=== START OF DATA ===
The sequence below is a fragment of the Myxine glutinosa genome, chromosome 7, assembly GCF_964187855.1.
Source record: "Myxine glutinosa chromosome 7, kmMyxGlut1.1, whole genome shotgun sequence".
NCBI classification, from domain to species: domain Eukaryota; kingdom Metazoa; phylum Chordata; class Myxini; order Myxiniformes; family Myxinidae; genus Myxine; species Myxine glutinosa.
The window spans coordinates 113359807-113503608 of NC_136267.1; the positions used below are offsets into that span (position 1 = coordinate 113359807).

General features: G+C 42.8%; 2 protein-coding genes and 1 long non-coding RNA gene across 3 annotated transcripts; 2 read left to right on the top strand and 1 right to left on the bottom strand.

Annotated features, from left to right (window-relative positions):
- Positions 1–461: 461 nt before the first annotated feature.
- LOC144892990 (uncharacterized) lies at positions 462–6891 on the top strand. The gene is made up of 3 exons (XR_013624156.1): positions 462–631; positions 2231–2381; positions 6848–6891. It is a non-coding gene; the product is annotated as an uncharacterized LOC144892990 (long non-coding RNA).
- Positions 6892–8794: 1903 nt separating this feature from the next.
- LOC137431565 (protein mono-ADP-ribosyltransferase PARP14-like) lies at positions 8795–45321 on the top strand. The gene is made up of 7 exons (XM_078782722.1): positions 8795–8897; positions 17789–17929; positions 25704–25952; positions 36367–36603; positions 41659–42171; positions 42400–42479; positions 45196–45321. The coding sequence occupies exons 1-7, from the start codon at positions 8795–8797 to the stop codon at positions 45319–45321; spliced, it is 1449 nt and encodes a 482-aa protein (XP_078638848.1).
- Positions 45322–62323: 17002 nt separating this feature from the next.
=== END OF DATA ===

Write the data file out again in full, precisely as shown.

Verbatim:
The sequence below is a fragment of the Myxine glutinosa genome, chromosome 7, assembly GCF_964187855.1.
Source record: "Myxine glutinosa chromosome 7, kmMyxGlut1.1, whole genome shotgun sequence".
NCBI classification, from domain to species: domain Eukaryota; kingdom Metazoa; phylum Chordata; class Myxini; order Myxiniformes; family Myxinidae; genus Myxine; species Myxine glutinosa.
The window spans coordinates 113359807-113503608 of NC_136267.1; the positions used below are offsets into that span (position 1 = coordinate 113359807).

General features: G+C 42.8%; 2 protein-coding genes and 1 long non-coding RNA gene across 3 annotated transcripts; 2 read left to right on the top strand and 1 right to left on the bottom strand.

Annotated features, from left to right (window-relative positions):
- Positions 1–461: 461 nt before the first annotated feature.
- LOC144892990 (uncharacterized) lies at positions 462–6891 on the top strand. The gene is made up of 3 exons (XR_013624156.1): positions 462–631; positions 2231–2381; positions 6848–6891. It is a non-coding gene; the product is annotated as an uncharacterized LOC144892990 (long non-coding RNA).
- Positions 6892–8794: 1903 nt separating this feature from the next.
- LOC137431565 (protein mono-ADP-ribosyltransferase PARP14-like) lies at positions 8795–45321 on the top strand. The gene is made up of 7 exons (XM_078782722.1): positions 8795–8897; positions 17789–17929; positions 25704–25952; positions 36367–36603; positions 41659–42171; positions 42400–42479; positions 45196–45321. The coding sequence occupies exons 1-7, from the start codon at positions 8795–8797 to the stop codon at positions 45319–45321; spliced, it is 1449 nt and encodes a 482-aa protein (XP_078638848.1).
- Positions 45322–62323: 17002 nt separating this feature from the next.